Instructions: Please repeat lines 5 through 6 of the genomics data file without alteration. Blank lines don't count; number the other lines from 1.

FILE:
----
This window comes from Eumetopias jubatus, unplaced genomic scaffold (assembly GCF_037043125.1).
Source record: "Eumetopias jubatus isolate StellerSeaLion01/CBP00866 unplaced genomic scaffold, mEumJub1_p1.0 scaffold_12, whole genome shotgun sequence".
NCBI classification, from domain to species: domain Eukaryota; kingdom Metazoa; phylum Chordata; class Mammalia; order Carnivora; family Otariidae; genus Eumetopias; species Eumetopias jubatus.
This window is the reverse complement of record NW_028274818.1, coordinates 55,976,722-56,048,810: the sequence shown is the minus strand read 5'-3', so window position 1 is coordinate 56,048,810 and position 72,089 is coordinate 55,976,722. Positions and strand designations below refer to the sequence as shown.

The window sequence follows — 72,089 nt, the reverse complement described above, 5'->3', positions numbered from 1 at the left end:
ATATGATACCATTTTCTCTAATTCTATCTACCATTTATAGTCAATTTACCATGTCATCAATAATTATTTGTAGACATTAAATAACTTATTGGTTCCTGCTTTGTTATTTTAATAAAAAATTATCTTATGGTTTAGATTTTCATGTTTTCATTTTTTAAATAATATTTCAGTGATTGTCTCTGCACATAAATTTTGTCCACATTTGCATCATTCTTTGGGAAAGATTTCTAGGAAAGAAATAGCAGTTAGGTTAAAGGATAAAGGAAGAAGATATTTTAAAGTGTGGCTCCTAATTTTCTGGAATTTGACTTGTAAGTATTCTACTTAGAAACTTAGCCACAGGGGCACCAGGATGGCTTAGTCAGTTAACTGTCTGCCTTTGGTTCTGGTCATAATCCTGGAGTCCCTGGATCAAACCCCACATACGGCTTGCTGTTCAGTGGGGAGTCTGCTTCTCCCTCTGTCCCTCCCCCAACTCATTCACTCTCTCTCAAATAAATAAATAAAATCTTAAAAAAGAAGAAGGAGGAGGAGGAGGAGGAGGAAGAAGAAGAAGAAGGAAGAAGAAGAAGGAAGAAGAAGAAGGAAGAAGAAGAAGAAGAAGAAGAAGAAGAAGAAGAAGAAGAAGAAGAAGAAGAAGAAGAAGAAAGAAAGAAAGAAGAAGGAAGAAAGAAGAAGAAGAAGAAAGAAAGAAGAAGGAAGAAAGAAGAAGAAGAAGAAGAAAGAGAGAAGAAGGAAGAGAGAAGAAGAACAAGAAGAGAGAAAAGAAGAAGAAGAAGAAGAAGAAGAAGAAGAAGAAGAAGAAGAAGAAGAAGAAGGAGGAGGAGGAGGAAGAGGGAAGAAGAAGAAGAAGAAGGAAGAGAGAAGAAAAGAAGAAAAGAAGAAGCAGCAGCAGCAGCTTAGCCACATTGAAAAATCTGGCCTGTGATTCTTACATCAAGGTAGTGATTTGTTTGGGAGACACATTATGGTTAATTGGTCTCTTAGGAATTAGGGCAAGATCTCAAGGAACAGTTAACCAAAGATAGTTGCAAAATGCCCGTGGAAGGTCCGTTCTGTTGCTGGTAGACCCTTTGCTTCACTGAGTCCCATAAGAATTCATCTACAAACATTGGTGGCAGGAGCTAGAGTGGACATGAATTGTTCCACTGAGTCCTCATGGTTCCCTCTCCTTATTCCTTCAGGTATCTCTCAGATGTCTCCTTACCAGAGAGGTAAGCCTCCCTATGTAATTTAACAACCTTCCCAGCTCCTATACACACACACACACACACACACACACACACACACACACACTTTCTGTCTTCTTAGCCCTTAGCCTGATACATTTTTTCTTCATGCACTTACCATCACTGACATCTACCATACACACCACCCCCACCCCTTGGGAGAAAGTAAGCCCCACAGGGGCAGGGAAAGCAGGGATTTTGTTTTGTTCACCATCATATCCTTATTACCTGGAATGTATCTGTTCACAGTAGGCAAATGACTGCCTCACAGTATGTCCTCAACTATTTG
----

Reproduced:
The window sequence follows — 72,089 nt, the reverse complement described above, 5'->3', positions numbered from 1 at the left end:
ATATGATACCATTTTCTCTAATTCTATCTACCATTTATAGTCAATTTACCATGTCATCAATAATTATTTGTAGACATTAAATAACTTATTGGTTCCTGCTTTGTTATTTTAATAAAAAATTATCTTATGGTTTAGATTTTCATGTTTTCATTTTTTAAATAATATTTCAGTGATTGTCTCTGCACATAAATTTTGTCCACATTTGCATCATTCTTTGGGAAAGATTTCTAGGAAAGAAATAGCAGTTAGGTTAAAGGATAAAGGAAGAAGATATTTTAAAGTGTGGCTCCTAATTTTCTGGAATTTGACTTGTAAGTATTCTACTTAGAAACTTAGCCACAGGGGCACCAGGATGGCTTAGTCAGTTAACTGTCTGCCTTTGGTTCTGGTCATAATCCTGGAGTCCCTGGATCAAACCCCACATACGGCTTGCTGTTCAGTGGGGAGTCTGCTTCTCCCTCTGTCCCTCCCCCAACTCATTCACTCTCTCTCAAATAAATAAATAAAATCTTAAAAAAGAAGAAGGAGGAGGAGGAGGAGGAGGAAGAAGAAGAAGAAGGAAGAAGAAGAAGGAAGAAGAAGAAGGAAGAAGAAGAAGAAGAAGAAGAAGAAGAAGAAGAAGAAGAAGAAGAAGAAGAAGAAGAAGAAAGAAAGAAAGAAGAAGGAAGAAAGAAGAAGAAGAAGAAAGAAAGAAGAAGGAAGAAAGAAGAAGAAGAAGAAGAAAGAGAGAAGAAGGAAGAGAGAAGAAGAACAAGAAGAGAGAAAAGAAGAAGAAGAAGAAGAAGAAGAAGAAGAAGAAGAAGAAGAAGAAGAAGAAGGAGGAGGAGGAGGAAGAGGGAAGAAGAAGAAGAAGAAGGAAGAGAGAAGAAAAGAAGAAAAGAAGAAGCAGCAGCAGCAGCTTAGCCACATTGAAAAATCTGGCCTGTGATTCTTACATCAAGGTAGTGATTTGTTTGGGAGACACATTATGGTTAATTGGTCTCTTAGGAATTAGGGCAAGATCTCAAGGAACAGTTAACCAAAGATAGTTGCAAAATGCCCGTGGAAGGTCCGTTCTGTTGCTGGTAGACCCTTTGCTTCACTGAGTCCCATAAGAATTCATCTACAAACATTGGTGGCAGGAGCTAGAGTGGACATGAATTGTTCCACTGAGTCCTCATGGTTCCCTCTCCTTATTCCTTCAGGTATCTCTCAGATGTCTCCTTACCAGAGAGGTAAGCCTCCCTATGTAATTTAACAACCTTCCCAGCTCCTATACACACACACACACACACACACACACACACACACACACACTTTCTGTCTTCTTAGCCCTTAGCCTGATACATTTTTTCTTCATGCACTTACCATCACTGACATCTACCATACACACCACCCCCACCCCTTGGGAGAAAGTAAGCCCCACAGGGGCAGGGAAAGCAGGGATTTTGTTTTGTTCACCATCATATCCTTATTACCTGGAATGTATCTGTTCACAGTAGGCAAATGACTGCCTCACAGTATGTCCTCAACTATTTG